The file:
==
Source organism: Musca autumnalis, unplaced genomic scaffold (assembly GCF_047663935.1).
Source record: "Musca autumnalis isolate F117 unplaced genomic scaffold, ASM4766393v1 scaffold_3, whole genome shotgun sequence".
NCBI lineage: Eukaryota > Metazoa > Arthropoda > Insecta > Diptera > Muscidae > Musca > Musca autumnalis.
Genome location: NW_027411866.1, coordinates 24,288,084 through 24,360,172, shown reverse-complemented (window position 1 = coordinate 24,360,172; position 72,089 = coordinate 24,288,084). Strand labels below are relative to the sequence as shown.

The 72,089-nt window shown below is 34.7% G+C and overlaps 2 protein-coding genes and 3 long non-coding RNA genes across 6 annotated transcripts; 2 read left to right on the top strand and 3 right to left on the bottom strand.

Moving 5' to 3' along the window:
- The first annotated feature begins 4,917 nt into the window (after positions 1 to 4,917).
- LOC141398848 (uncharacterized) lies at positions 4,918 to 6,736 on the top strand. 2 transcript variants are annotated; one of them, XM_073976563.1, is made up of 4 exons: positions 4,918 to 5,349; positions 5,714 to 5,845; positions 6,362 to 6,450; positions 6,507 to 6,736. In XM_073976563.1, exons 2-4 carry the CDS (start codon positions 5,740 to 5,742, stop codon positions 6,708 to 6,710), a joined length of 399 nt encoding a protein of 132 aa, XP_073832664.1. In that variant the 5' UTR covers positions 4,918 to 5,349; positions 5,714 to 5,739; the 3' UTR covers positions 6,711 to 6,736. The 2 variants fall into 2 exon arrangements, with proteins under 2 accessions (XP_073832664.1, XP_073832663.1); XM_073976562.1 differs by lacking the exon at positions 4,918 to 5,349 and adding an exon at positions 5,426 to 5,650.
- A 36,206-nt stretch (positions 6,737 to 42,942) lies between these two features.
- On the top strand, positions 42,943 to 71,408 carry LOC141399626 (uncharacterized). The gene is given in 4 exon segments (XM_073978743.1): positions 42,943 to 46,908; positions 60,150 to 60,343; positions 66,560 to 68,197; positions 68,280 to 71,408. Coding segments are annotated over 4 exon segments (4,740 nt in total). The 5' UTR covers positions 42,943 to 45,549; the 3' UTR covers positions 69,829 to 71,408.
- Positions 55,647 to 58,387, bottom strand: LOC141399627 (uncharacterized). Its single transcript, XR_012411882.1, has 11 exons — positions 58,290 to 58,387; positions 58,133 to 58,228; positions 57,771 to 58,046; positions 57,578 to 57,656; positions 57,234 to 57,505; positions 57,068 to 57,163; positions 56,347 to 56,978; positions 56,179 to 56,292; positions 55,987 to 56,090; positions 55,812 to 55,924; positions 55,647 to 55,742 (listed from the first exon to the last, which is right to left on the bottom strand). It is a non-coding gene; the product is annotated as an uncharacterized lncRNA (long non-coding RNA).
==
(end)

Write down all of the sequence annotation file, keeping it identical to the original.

Source organism: Musca autumnalis, unplaced genomic scaffold (assembly GCF_047663935.1).
Source record: "Musca autumnalis isolate F117 unplaced genomic scaffold, ASM4766393v1 scaffold_3, whole genome shotgun sequence".
NCBI lineage: Eukaryota > Metazoa > Arthropoda > Insecta > Diptera > Muscidae > Musca > Musca autumnalis.
Genome location: NW_027411866.1, coordinates 24,288,084 through 24,360,172, shown reverse-complemented (window position 1 = coordinate 24,360,172; position 72,089 = coordinate 24,288,084). Strand labels below are relative to the sequence as shown.

The 72,089-nt window shown below is 34.7% G+C and overlaps 2 protein-coding genes and 3 long non-coding RNA genes across 6 annotated transcripts; 2 read left to right on the top strand and 3 right to left on the bottom strand.

Moving 5' to 3' along the window:
- The first annotated feature begins 4,917 nt into the window (after positions 1 to 4,917).
- LOC141398848 (uncharacterized) lies at positions 4,918 to 6,736 on the top strand. 2 transcript variants are annotated; one of them, XM_073976563.1, is made up of 4 exons: positions 4,918 to 5,349; positions 5,714 to 5,845; positions 6,362 to 6,450; positions 6,507 to 6,736. In XM_073976563.1, exons 2-4 carry the CDS (start codon positions 5,740 to 5,742, stop codon positions 6,708 to 6,710), a joined length of 399 nt encoding a protein of 132 aa, XP_073832664.1. In that variant the 5' UTR covers positions 4,918 to 5,349; positions 5,714 to 5,739; the 3' UTR covers positions 6,711 to 6,736. The 2 variants fall into 2 exon arrangements, with proteins under 2 accessions (XP_073832664.1, XP_073832663.1); XM_073976562.1 differs by lacking the exon at positions 4,918 to 5,349 and adding an exon at positions 5,426 to 5,650.
- A 36,206-nt stretch (positions 6,737 to 42,942) lies between these two features.
- On the top strand, positions 42,943 to 71,408 carry LOC141399626 (uncharacterized). The gene is given in 4 exon segments (XM_073978743.1): positions 42,943 to 46,908; positions 60,150 to 60,343; positions 66,560 to 68,197; positions 68,280 to 71,408. Coding segments are annotated over 4 exon segments (4,740 nt in total). The 5' UTR covers positions 42,943 to 45,549; the 3' UTR covers positions 69,829 to 71,408.
- Positions 55,647 to 58,387, bottom strand: LOC141399627 (uncharacterized). Its single transcript, XR_012411882.1, has 11 exons — positions 58,290 to 58,387; positions 58,133 to 58,228; positions 57,771 to 58,046; positions 57,578 to 57,656; positions 57,234 to 57,505; positions 57,068 to 57,163; positions 56,347 to 56,978; positions 56,179 to 56,292; positions 55,987 to 56,090; positions 55,812 to 55,924; positions 55,647 to 55,742 (listed from the first exon to the last, which is right to left on the bottom strand). It is a non-coding gene; the product is annotated as an uncharacterized lncRNA (long non-coding RNA).